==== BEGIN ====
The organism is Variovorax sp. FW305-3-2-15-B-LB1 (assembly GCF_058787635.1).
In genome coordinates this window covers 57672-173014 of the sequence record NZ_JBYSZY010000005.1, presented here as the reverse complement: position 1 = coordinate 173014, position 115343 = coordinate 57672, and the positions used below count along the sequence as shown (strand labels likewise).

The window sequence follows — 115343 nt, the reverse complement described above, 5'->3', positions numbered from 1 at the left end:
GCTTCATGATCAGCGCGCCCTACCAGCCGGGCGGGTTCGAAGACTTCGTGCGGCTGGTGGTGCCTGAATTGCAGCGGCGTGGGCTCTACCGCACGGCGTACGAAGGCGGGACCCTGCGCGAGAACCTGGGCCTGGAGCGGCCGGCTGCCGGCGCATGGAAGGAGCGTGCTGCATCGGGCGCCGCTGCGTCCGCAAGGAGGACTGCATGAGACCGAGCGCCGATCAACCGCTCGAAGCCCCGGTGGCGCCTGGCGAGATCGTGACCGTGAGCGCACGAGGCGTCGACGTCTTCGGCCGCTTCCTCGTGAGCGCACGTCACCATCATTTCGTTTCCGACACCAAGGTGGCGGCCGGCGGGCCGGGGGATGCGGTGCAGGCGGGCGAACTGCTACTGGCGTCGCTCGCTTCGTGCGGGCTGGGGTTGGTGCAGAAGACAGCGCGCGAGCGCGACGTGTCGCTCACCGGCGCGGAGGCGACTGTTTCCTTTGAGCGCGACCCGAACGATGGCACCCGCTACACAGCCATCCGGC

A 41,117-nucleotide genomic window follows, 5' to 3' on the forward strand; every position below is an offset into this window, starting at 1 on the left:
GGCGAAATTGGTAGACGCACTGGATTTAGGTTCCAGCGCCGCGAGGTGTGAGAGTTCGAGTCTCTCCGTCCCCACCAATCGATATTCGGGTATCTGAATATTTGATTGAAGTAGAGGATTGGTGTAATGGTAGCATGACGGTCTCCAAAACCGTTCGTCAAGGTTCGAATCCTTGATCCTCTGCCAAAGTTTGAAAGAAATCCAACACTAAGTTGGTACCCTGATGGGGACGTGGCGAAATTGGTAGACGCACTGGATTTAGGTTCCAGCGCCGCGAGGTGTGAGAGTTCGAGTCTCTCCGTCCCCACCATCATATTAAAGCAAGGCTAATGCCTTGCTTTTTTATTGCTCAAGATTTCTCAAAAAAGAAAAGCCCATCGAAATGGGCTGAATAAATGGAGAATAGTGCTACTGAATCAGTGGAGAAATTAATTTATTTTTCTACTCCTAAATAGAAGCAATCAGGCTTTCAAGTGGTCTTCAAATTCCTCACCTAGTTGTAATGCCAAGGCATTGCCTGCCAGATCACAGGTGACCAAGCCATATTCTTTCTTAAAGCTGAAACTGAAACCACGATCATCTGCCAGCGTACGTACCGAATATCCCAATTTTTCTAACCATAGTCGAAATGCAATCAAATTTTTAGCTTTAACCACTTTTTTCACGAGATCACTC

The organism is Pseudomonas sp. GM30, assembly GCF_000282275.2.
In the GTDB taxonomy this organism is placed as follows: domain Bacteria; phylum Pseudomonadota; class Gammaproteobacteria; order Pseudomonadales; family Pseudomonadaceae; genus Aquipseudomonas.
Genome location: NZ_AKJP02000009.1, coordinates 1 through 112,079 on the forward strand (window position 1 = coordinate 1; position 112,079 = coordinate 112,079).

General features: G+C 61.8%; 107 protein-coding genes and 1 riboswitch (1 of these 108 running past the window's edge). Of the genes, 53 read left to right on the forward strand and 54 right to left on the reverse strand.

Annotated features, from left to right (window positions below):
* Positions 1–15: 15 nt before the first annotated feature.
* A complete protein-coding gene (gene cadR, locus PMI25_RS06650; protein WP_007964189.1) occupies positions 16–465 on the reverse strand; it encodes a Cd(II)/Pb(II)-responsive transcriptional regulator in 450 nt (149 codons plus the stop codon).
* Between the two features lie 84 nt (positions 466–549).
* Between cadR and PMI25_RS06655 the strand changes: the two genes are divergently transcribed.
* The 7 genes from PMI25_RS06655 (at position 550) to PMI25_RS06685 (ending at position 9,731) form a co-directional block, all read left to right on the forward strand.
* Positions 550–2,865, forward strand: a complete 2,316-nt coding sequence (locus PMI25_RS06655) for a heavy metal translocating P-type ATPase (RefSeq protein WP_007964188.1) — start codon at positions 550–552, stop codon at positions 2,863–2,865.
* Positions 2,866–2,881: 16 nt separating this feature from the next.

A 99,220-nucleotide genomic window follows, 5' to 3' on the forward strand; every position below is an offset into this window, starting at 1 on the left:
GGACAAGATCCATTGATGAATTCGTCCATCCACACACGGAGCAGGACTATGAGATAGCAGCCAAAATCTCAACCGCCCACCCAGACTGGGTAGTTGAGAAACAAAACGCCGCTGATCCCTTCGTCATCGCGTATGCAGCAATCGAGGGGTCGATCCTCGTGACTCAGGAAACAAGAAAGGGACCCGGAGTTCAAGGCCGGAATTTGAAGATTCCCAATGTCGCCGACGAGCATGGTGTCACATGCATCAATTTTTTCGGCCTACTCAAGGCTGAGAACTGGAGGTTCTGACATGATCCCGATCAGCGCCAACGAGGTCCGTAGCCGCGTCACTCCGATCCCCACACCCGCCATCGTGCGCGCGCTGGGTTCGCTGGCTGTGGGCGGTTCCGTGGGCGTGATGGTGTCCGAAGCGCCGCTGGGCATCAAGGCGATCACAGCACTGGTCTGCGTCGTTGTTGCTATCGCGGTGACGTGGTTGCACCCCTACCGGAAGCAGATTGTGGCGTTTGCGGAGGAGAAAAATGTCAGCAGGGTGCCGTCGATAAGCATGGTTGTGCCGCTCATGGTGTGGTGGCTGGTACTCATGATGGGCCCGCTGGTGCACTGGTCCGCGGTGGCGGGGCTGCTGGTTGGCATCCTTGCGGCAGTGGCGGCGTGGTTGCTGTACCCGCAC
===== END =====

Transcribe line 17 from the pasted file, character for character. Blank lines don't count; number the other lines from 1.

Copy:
* Positions 550–2,865, forward strand: a complete 2,316-nt coding sequence (locus PMI25_RS06655) for a heavy metal translocating P-type ATPase (RefSeq protein WP_007964188.1) — start codon at positions 550–552, stop codon at positions 2,863–2,865.